I have NEVER liked Macarons, I admit it. I just didn’t GET them… until last month. I FINALLY had a GOOD macaron and now I’m in love. When we decided to make recipes for National Chocolate Mint Day for our Celebrating Food round up this month I knew JUST what I wanted to make!
So before I got started I did a TON of research. Online AND asking friends that I know have made macarons (successfully – Thx Cynthia). I heard such scary stories about making them that I was a little nervous. So I spent a few days learning everything I could (like the difference between Italian and French macarons – these are french), then I just bought everything and got started!
Up until the point that I opened the oven door and saw those perfect feet on the shells I wasn’t sure if it worked! PHEW!
Chocolate Mint Macarons
- 1 Tbsp dried egg white powder (not meringue powder)
- 2 Tbsp granulated sugar
- 1 3/4 C powdered sugar
- 1 1/8 C fine almond flour
- 4 lrg egg whites set out at room temp (at least 24 hours, better at 3 days)
- 1/4 tsp cream of tartar
- peppermint syrup
- Print your template and place in pans (2-3) under parchment paper - OR draw 1 1/2 inch circles on the underside of your parchment paper.
- Stir the sugar and egg white powder into a small bowl.
- In another bowl sift together the almond meal and powdered sugar at least twice.
- In a copper or grease free bowl add the cream of tarter to your egg whites, beat them on low speed until foamy (with a hand mixer or by hand - not a big machine mixer).
- Slowly add the sugar/egg white powder mixture as you beat the eggs.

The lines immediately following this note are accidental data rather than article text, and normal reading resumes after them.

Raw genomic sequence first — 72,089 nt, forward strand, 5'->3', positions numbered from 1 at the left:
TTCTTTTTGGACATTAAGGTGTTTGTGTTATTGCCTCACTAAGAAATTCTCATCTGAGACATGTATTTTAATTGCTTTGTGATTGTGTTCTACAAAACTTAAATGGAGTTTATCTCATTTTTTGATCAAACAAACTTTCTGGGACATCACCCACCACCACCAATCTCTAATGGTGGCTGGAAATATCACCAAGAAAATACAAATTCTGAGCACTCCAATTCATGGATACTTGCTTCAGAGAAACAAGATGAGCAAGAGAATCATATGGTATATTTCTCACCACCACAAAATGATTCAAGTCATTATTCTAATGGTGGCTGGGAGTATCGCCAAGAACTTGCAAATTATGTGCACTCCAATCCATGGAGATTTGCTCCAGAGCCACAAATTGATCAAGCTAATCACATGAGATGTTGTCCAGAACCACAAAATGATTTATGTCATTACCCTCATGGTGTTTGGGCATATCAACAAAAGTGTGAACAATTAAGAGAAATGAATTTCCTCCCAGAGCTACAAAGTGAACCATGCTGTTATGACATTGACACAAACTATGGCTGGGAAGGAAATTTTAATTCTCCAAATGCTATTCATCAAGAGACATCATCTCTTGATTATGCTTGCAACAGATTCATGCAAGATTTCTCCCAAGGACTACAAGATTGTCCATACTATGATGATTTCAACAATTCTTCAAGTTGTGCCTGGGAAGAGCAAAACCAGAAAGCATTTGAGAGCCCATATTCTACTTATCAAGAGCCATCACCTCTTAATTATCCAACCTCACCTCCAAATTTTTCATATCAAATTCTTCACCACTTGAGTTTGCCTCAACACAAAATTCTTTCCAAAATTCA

- Increase the speed to medium and beat until almost stiff egg whites, still glossy, but more firm that soft peaks.
- Beat in food coloring gel, until uniform.
- Gently fold in 1/3rd of the almond mixture.
- Once its combined, add another third of the almond mixture, fold, and so on.
- Add your batter to a piping bag with a large round tip (around 1 cm or less) and pipe rows of macarons.
- Pipe into the smaller circle they will spread to the larger circle.
- Pick up the pan with both hands, and holding it level, tap it firmly onto the counter several times. This will bring up any air bubbles in the cookies for you to pop (with a toothpick)
- Let the cookies rest between 45-60 minutes
- This is a great time to make the ganache - in a small pot bring the cream to a simmer
- add the flavored oil and stir
- pour the cream over the chocolate, let it sit for 5 mins
- stir it until it's smooth (if it's still chunky you can melt it over a double broiler
- Let it cool, it will thicken so it can be pipped